In addition, the plan would give HUD unlimited authority to impose additional rent increases, allowing it to drastically cut rent subsidies for low-income Americans without congressional approval.

The Trump plan doesn’t seem to advance any coherent policy goal. For example, HUD says that it aims to encourage work, but key aspects of the plan would if anything discourage work, such as raising household rents to 35 percent of income (which would hike rents more sharply as earnings rise) and eliminating the child care deduction. And there’s no evidence that raising minimum rents on destitute families will lead them to earn more.

Instead, the plan’s main goal seems to be to offset deep cuts in federal rental assistance funding, like those in the President’s first two budgets, by forcing tenants to pay more in rent. The rent increases would come too late to offset any significant part of the proposed 2019 cuts. But, in any case, raising rents on the nation’s poorest families to offset funding cuts would be harmful and inequitable — particularly in the wake of the new tax law, which will mainly benefit the nation’s wealthiest households and most profitable corporations while boosting budget deficits by an estimated $1.9 trillion over the next decade.

State Households Affected Average Annual Rent Increase Per Household Total Annual Rent Increase
Alabama 82,900 $820 $68,091,000
Alaska 1,600 $780 $1,244,000
Arizona 37,700 $750 $28,126,000
Arkansas 45,400 $670 $30,439,000
California 387,700 $690 $267,174,000
Colorado 53,000 $700 $36,988,000
Connecticut 69,000 $780 $54,118,000
Delaware 10,700 $850 $9,066,000
District of Columbia 10,000 $900 $8,974,000
Florida 176,600 $760 $133,681,000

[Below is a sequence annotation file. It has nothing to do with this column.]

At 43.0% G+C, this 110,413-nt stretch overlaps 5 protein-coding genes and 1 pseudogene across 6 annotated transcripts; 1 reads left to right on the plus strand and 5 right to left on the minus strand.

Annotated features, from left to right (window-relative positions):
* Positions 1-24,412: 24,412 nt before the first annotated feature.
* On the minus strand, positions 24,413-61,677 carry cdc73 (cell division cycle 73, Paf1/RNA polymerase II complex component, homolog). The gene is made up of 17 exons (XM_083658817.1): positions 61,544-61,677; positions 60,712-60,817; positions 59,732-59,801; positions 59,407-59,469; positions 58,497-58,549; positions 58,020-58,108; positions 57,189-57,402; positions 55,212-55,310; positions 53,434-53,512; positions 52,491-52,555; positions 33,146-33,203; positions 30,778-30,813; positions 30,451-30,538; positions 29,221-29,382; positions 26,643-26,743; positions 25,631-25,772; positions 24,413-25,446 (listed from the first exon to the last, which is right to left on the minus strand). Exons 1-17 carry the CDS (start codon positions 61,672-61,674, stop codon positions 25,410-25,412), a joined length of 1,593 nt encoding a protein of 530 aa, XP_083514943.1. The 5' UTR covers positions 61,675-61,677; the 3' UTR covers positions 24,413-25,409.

Georgia 104,000 $870 $90,081,000
Hawaii 18,600 $870 $16,229,000
Idaho 11,400 $640 $7,268,000
Illinois 140,100 $770 $107,399,000
Indiana 79,100 $750 $59,030,000
Iowa 35,900 $660 $23,711,000
Kansas 29,400 $760 $22,417,000
Kentucky 58,300 $710 $41,597,000
Louisiana 83,400 $790 $66,160,000
Maine 24,600 $600 $14,644,000
Maryland 64,100 $890 $57,240,000
Massachusetts 148,300 $790 $117,557,000
Michigan 129,600 $710 $91,884,000
Minnesota 72,400 $790 $57,237,000
Mississippi 52,700 $830 $43,542,000
Missouri 83,400 $760 $63,243,000
Montana 11,700 $700 $8,119,000
Nebraska 21,500 $810 $17,463,000
Nevada 18,600 $800 $14,821,000
New Hampshire 19,600 $760 $14,960,000
New Jersey 150,400 $830 $125,062,000
New Mexico 22,000 $640 $14,002,000
New York 511,200 $890 $454,894,000
North Carolina 106,700 $740 $79,103,000
North Dakota 10,000 $810 $8,101,000
Ohio 202,300 $730 $147,024,000
Oklahoma 48,900 $730 $35,414,000
Oregon 38,300 $620 $23,801,000
Pennsylvania 159,500 $690 $110,647,000
Rhode Island 35,500 $690 $24,545,000
South Carolina 57,300 $870 $49,832,000
South Dakota 11,500 $770 $8,808,000
Tennessee 98,500 $760 $74,925,000
Texas 231,700 $810 $186,394,000
Utah 17,300 $650 $11,290,000
Vermont 11,100 $660 $7,270,000
Virginia 89,800 $840 $75,004,000
Washington 48,500 $590 $28,825,000
West Virginia 30,400 $650 $19,855,000
Wisconsin 69,300 $680 $47,459,000
Wyoming 5,400 $700 $3,776,000
Guam 3,100 $1,190 $3,684,000
Mariana Islands 400 $1,280 $529,000
Puerto Rico 99,200 $1,050 $104,323,000
Virgin Islands 5,200 $1,080 $5,604,000
Total 4,144,700 $780 $3,222,673,800